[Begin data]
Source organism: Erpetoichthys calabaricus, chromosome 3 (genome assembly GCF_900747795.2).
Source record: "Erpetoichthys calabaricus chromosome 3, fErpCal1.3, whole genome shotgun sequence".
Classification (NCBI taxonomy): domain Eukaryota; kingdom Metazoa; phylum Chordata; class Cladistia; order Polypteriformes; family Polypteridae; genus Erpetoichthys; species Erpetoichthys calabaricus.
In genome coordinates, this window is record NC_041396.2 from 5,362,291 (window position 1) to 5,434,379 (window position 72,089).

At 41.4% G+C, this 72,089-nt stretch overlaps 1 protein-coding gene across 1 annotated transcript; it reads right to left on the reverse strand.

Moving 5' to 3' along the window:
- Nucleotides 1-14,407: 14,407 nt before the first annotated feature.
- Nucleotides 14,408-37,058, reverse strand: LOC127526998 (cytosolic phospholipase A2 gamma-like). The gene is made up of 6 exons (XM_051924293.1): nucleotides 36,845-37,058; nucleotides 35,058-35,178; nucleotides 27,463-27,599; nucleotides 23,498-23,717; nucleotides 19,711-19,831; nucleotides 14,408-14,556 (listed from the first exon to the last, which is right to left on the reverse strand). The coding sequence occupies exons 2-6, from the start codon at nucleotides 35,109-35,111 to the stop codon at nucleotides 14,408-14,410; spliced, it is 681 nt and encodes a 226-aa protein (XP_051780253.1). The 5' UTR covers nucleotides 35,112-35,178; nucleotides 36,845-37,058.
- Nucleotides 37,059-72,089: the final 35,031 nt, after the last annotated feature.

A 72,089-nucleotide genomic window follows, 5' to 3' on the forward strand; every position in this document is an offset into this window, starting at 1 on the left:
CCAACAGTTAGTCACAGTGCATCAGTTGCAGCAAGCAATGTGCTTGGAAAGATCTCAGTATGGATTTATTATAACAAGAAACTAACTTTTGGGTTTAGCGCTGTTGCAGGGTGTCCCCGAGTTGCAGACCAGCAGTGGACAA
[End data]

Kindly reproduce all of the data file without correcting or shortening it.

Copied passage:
Source organism: Erpetoichthys calabaricus, chromosome 3 (genome assembly GCF_900747795.2).
Source record: "Erpetoichthys calabaricus chromosome 3, fErpCal1.3, whole genome shotgun sequence".
Classification (NCBI taxonomy): domain Eukaryota; kingdom Metazoa; phylum Chordata; class Cladistia; order Polypteriformes; family Polypteridae; genus Erpetoichthys; species Erpetoichthys calabaricus.
In genome coordinates, this window is record NC_041396.2 from 5,362,291 (window position 1) to 5,434,379 (window position 72,089).

At 41.4% G+C, this 72,089-nt stretch overlaps 1 protein-coding gene across 1 annotated transcript; it reads right to left on the reverse strand.

Moving 5' to 3' along the window:
- Nucleotides 1-14,407: 14,407 nt before the first annotated feature.
- Nucleotides 14,408-37,058, reverse strand: LOC127526998 (cytosolic phospholipase A2 gamma-like). The gene is made up of 6 exons (XM_051924293.1): nucleotides 36,845-37,058; nucleotides 35,058-35,178; nucleotides 27,463-27,599; nucleotides 23,498-23,717; nucleotides 19,711-19,831; nucleotides 14,408-14,556 (listed from the first exon to the last, which is right to left on the reverse strand). The coding sequence occupies exons 2-6, from the start codon at nucleotides 35,109-35,111 to the stop codon at nucleotides 14,408-14,410; spliced, it is 681 nt and encodes a 226-aa protein (XP_051780253.1). The 5' UTR covers nucleotides 35,112-35,178; nucleotides 36,845-37,058.
- Nucleotides 37,059-72,089: the final 35,031 nt, after the last annotated feature.

A 72,089-nucleotide genomic window follows, 5' to 3' on the forward strand; every position in this document is an offset into this window, starting at 1 on the left:
CCAACAGTTAGTCACAGTGCATCAGTTGCAGCAAGCAATGTGCTTGGAAAGATCTCAGTATGGATTTATTATAACAAGAAACTAACTTTTGGGTTTAGCGCTGTTGCAGGGTGTCCCCGAGTTGCAGACCAGCAGTGGACAA